This ‘Newborns 101’ series will follow along with the first couple of major hurdles and milestones of having a baby to help out any other first time mums out there like myself in hearing some experiences from other mums who have actually been there. You can check out the previous posts in this series here.
Today I’ve got the lovely Lauren from Create Bake Make sharing her wisdom on surviving breastfeeding issues.
Before I even fell pregnant I knew that I wanted to breastfeed our babies and like so many women out there I naively believed it would easy – ha! Just like my difficult pregnancies the breastfeeding journey I went on with both of our boys was extremely hard at times and on more than one occasion I found myself in tears, feeling like a failure and just wanting to give up. What kept me going however, were those special moments (which were few and far between in the beginning) when we managed to complete a full feed without any spills, the look they would give me when they met my eyes while feeding, the milk drunk grins they would give and that precious time after a feed when they would lie against my chest and I could relax and simply enjoy them.
By sharing some of the challenges I faced while breastfeeding, I hope that I can help other Mum’s feel as though they are not alone and reinforce that there really is no ‘normal’ when it comes to breastfeeding.
Expressing Breast Milk
Both of our boys were born early (30 and 32 weeks) which meant neither of them were able to breastfeed for some time. Knowing that I wanted to breastfeed, I began expressing within hours of their births and over the months that followed I became very familiar with my breast pump!
My top tips for expressing are:
- Find a quiet spot and have everything you need – phone, remote control, magazine, photos etc within reach.
- Relax! Yes it’s easier said than done but it really does impact the amount of milk you will express.
- Distract yourself, watch tv, read or call a friend to catch up. When you are not thinking about what you are doing you relax and produce more milk.
- If you are separated from your baby look at photos or videos of them or sit with a blanket or piece of clothing which belongs to them.
- Double pump if you can. Yes it does require some manoeuvring to begin with and I did feel like I was at the dairy, but it drastically cuts down the time and the quantity of milk is actually higher in many cases than single pumping.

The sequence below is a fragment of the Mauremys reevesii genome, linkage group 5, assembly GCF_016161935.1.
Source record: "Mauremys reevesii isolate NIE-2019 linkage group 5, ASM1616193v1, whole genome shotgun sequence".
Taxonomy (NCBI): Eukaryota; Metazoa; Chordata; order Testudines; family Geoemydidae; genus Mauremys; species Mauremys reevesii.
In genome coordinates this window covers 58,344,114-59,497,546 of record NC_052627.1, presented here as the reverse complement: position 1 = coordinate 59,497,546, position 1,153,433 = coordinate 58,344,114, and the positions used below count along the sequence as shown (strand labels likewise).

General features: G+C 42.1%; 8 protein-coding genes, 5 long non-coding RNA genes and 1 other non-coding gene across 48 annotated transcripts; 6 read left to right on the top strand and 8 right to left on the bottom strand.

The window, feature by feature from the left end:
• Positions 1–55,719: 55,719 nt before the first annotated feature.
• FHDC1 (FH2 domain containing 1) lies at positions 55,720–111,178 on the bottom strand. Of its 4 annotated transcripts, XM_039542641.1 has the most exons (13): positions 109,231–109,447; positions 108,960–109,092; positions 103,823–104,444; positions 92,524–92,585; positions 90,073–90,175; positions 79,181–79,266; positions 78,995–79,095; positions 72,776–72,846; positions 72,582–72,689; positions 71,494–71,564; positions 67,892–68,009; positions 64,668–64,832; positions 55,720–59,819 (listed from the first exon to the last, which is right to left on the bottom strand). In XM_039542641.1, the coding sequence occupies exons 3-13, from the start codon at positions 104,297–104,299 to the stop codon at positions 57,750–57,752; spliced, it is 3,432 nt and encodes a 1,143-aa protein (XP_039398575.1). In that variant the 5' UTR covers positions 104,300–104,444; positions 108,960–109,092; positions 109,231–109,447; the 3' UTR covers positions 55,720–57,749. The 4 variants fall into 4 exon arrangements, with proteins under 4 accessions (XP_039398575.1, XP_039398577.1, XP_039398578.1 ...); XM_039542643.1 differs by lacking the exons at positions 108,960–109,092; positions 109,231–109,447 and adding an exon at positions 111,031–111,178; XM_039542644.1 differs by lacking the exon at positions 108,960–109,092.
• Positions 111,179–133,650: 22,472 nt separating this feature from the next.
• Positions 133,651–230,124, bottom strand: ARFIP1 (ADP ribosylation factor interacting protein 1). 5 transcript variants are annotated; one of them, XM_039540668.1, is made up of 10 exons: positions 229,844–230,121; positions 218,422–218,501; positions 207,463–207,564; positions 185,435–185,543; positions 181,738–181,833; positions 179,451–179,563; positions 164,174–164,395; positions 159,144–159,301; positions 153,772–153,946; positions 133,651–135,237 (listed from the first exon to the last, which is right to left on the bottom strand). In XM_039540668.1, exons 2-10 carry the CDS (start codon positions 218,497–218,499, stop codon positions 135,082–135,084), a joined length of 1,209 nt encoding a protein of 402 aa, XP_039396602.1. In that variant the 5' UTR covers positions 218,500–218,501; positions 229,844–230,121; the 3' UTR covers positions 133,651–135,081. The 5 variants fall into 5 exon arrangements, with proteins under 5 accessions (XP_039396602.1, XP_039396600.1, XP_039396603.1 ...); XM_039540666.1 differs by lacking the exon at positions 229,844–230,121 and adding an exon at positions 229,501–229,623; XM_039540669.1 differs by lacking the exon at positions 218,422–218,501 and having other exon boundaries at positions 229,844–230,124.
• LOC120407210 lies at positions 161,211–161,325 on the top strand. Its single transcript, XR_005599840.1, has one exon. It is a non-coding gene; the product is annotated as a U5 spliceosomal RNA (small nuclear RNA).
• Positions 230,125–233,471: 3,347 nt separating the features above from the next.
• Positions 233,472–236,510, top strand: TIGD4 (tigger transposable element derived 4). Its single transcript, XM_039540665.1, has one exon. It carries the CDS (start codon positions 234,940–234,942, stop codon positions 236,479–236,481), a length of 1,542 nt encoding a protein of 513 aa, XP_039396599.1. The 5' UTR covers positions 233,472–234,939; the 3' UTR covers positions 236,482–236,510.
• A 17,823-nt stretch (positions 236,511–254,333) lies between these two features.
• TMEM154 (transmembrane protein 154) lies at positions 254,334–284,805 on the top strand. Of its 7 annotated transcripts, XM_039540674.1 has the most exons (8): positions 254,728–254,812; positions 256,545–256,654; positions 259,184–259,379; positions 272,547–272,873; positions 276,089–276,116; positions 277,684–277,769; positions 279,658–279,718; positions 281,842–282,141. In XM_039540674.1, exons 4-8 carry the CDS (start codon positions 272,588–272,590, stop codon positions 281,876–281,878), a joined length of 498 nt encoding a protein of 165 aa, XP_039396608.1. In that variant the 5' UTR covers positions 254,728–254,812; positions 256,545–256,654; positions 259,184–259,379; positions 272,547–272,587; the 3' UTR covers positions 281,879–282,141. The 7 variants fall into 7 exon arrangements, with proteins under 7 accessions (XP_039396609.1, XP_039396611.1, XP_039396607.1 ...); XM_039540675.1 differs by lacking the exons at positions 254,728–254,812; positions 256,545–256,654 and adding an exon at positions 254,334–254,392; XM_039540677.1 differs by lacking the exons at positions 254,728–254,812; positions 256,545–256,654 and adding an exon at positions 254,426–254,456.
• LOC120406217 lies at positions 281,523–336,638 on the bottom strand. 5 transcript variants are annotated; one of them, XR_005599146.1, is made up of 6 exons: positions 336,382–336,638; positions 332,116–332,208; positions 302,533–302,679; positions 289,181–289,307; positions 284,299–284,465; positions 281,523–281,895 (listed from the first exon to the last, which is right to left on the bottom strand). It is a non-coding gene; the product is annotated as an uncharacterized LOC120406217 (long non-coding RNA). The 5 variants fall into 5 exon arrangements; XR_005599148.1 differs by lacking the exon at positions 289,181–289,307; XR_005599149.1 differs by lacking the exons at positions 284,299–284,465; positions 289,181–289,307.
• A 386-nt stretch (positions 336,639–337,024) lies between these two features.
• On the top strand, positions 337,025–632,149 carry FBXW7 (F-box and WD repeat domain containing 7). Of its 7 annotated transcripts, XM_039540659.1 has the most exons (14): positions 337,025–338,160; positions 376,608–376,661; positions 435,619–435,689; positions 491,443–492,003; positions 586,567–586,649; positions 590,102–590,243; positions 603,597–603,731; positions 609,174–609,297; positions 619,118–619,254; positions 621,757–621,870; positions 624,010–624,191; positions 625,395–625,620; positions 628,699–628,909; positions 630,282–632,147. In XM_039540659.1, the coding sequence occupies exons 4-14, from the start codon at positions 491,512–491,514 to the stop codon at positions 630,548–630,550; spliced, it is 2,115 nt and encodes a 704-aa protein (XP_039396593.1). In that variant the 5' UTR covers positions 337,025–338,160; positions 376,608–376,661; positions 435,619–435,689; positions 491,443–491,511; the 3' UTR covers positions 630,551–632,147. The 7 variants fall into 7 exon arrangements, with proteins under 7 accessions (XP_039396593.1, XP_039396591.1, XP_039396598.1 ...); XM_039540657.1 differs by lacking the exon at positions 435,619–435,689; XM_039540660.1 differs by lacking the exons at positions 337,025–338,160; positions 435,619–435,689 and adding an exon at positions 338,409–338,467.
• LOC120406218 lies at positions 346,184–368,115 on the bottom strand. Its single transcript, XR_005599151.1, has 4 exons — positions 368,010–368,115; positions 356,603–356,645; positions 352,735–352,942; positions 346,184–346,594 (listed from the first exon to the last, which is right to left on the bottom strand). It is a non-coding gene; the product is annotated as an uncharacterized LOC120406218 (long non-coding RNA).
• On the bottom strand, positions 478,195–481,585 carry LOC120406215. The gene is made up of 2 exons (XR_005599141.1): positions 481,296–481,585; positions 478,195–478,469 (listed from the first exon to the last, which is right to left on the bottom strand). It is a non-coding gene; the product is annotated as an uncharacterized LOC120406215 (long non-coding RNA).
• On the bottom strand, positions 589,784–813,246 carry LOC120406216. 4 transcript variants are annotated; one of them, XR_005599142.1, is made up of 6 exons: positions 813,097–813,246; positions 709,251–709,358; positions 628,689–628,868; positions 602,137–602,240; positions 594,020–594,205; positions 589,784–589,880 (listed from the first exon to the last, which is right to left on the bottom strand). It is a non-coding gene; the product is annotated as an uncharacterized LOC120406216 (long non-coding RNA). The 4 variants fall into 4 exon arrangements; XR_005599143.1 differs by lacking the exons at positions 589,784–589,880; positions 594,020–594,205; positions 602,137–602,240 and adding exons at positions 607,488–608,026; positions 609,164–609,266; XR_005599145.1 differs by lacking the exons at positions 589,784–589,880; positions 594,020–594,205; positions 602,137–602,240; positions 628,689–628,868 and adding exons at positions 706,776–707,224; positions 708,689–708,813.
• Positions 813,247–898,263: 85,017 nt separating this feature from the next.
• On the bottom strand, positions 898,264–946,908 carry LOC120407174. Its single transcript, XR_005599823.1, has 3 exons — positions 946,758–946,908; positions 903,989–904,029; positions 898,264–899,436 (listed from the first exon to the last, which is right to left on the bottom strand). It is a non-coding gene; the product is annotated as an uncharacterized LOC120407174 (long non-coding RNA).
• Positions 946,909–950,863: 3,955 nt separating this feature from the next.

I was ‘lucky’ enough to experience countless blocked ducts when breastfeeding both of the boys. As soon as I felt a hard area in my breast I immediately took action by:
- Keep feeding. The sucking action of your baby is the best way to clear a blocked duct. Offer the breast which is blocked first as their sucking action will be stronger when they are hungry. You can also try massaging just behind the blocked duct while feeding or expressing to help get it moving.
- Massage. Gently massage the blocked duct when you are in the shower to help get the milk flowing again or use a heat pack to warm the area.
I experienced the joy of mastitis four times with our youngest little man. Fortunately my first bout coincided with my postnatal check up and I was able to start antibiotics within hours which I soon learnt was the key to getting on top of this condition. If you think you have Mastitis, visit your doctor ASAP! In the meantime, while it may hurt or be uncomfortable, keep feeding as much as you can to try and help drain the breast.
If you are an over thinker like me, one of the hardest things about breastfeeding is not knowing how much milk your baby is actually getting. As both of our boys were slow to put on weight, I naturally questioned my supply and worked myself into a state over it many times. Although there is medication you can take to boost your supply, I also found the following worked well too:
- Looking after myself. Yep it sounds easy but making sure that I was drinking plenty of water, eating well (think Oats for breakfast, snacking on almonds and dried fruit while feeding) and trying to relax as much as possible had a huge impact on my supply.
- Natural supplements. I found a great supplement which was filled with all the good stuff (think Fenugreek and Blessed Thistle) you need while breastfeeding and as it was in tablet form it was really easy to take.
- Expressing. It may not be the most glamorous activity, but I found expressing a couple of times a day after a feed helped to increase my supply and gave the added bonus of being able to have a supply of breast milk stored in the freezer.
If there is one thing I have learnt from breastfeeding both of my boys, it’s that every breastfeeding journey is different and the worst thing you can do is beat yourself up or compare your breastfeeding experience to others. Yes it’s cliche, but what’s most important is a happy and heathy Mum and Bub. Lauren lives in Brisbane with her three boys (two little and one big) and blogs at Create Bake Make, which she started as a way to justify her serious baking addiction!! Other than her delicious recipes, she shares stories from her life with her gorgeous family and is one of the creators of the awesome Fabulous Foodie Fridays link party (check it out if you haven’t already, it is truly awesome). You can also check Lauren out on Facebook, Instagram, Pinterest and Twitter.
Did you struggle with breastfeeding? What worked for you?
Today I’m linking up with Essentially Jess for #IBOT (I blog on Tuesdays)
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